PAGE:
A substantial amount of research is focused on microseparation techniques and on techniques which can reject bottles with trace amounts of harmful contaminant. Near-IR spectrometry is being used to separate bottles for household chemicals and ones with hazardous waste residues.
Sorting of automotive plastics is more difficult than sorting of plastics from packaging recyclates. Whereas only five to six polymers are used for packaging, post-consumer automotive plastics contain large numbers of engineering and commodity plastics, modified in various ways, including alloying and blending, filling, reinforcing, and foaming. Hence, sorting of automotive plastic recyclate poses several challenges. Recently, a systematic study, PRAVDA, was undertaken by a German car manufacturer and the plastic suppliers in Europe to investigate the potential of various analytical techniques in separating post-consumer automotive plastics.18
The techniques examined in this study include near-IR spectroscopy (NIR), middle-IR spectroscopy (MIR), Fourier transform Raman spectroscopy (FTR), pyrolysis mass spectrometry (PY-MS), pyrolysis IR spectroscopy (PYIR), and laser-induced emission spectral analysis (LIESA). X-ray methods were excluded because they have insufficient sensivitity to polymers, other than ones containing chlorine. Since commercial spectrophotometers were not available for most techniques except NIR, either laboratory models (MIR, FTR) or experimental stage instruments (PY-MS, PY-IR, and LIESA) were used in this study. A large number of parts (approximately 7000) were analyzed. The techniques were compared in respect to their success in identification, fault rate, time for identification, degree of penetration, and sensitivity to surface quality. The fault rate is the number of wrong identifications, given as percent. If the sum of the identification and fault rate is less than 100, the difference gives the rate of incomplete correct identification. The biggest stumbling block was the identification of black samples which could not be analyzed by NIR and FTR. MIR is the only technique which not only identified the black samples, but gave the highest identification rate. Some difficulties were experienced, however, in MIR analysis in the case of blends of two similar polymers such as PP/EPDM or nylon 6/nylon 66. The pyrolytic methods showed poorer identification rates and higher fault rates. The LIESA method is very fast and a remote technology, particularly for fast identification of heteroatoms. It is therefore suitable for identifying fillers, minerals, reinforcing fibers, pigments, flame retardants, and stabilizers specific to the individual plastic. The difficulty with MIR is that it is sensitive to surface micro-roughness and, hence, the samples need to be very smooth. Also, paint or surface coats on the part have to be removed for correct identification of the resin used for making the parts. Further, at this stage, no fiber optic or separated probe is available with MIR technology and, hence, the part has to be brought close to the spectrophotometer instead of the probe reaching the part. Another method of measuring efficiency is the level of contamination. Contamination of parts sorted by the MIR method was less than 1%, whereas contamination of parts sorted manually, using a Car Parts Dismantling Manual, is greater than 1015%. When the level of contamination is high, further separation by swim-sink or hydrocyclone techniques are necessary.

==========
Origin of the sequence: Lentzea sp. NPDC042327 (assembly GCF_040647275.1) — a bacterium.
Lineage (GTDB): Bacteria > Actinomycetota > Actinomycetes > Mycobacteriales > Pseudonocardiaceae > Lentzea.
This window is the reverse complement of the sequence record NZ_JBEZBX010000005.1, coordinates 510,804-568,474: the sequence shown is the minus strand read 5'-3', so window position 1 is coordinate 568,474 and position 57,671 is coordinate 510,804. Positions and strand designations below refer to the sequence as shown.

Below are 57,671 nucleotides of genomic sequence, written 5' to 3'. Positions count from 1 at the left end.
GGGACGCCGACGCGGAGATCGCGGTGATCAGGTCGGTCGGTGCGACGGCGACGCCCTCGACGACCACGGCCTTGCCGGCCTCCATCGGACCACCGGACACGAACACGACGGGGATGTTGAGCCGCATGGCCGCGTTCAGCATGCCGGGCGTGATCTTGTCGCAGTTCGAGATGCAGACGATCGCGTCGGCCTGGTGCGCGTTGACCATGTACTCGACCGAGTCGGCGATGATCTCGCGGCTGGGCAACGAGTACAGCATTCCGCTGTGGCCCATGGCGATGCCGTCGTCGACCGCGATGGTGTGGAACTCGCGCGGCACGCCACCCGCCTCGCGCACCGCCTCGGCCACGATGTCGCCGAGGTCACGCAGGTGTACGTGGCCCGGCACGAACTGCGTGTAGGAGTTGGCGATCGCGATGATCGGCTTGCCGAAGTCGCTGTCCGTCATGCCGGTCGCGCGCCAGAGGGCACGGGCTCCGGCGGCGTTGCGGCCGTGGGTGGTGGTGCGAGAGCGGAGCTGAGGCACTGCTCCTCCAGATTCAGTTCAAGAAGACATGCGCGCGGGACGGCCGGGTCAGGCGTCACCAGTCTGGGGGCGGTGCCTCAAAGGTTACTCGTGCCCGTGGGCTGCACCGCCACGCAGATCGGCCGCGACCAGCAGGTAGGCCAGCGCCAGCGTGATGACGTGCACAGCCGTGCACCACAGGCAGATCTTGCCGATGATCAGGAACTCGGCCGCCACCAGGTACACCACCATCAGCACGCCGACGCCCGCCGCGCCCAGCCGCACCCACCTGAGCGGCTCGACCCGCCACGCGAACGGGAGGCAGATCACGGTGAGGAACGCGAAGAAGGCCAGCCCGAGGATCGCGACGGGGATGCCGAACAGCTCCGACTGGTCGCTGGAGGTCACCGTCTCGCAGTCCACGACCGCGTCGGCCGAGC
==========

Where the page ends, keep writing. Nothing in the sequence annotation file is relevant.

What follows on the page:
The cost of a MIR spectrophotometer is approximately DM 100000. The cost calculated for small dismantlers (dismantling less than 25 cars per day) is approximately DM 0.34 per kg and that for large dismantlers is somewhat less than DM 0.19. Manual sorting, on the other hand, would cost DM0.71 and DM0.23 per kg for small and large dismantlers, respectively. Spectrophotometric identification of plastics in automotive plastics waste therefore makes substantial economic sense.
magnetic separation | magnetic sorting
Cell separationis a powerful techniqueand an indispensable toolfor basic and clinicalresearchapplications.The heterogeneity of biological cell populations often necessitates separation of individual cell types for deeper investigation. Traditionally, cell separationiscarried out based on the physical properties of cells, such asadherence,size, density oraffinity to electrostatic or magnetic forces. Biochemical characteristics, such as expression of surface antigens, are also used for cell separation.
This cell separation technique utilizes the potential to label cell surface markers with magnetic beadtagged antibodies and the ability of a magnetic field to migrate the labeled particles from a distance.1This controlled migration by a magnetic force (magnetophoresis) is invaluable in separating heterogeneous cell populations and is the basis for magnetic-activated cell sorting (MACS). Cells can be separated by tube-based or column-based methods.2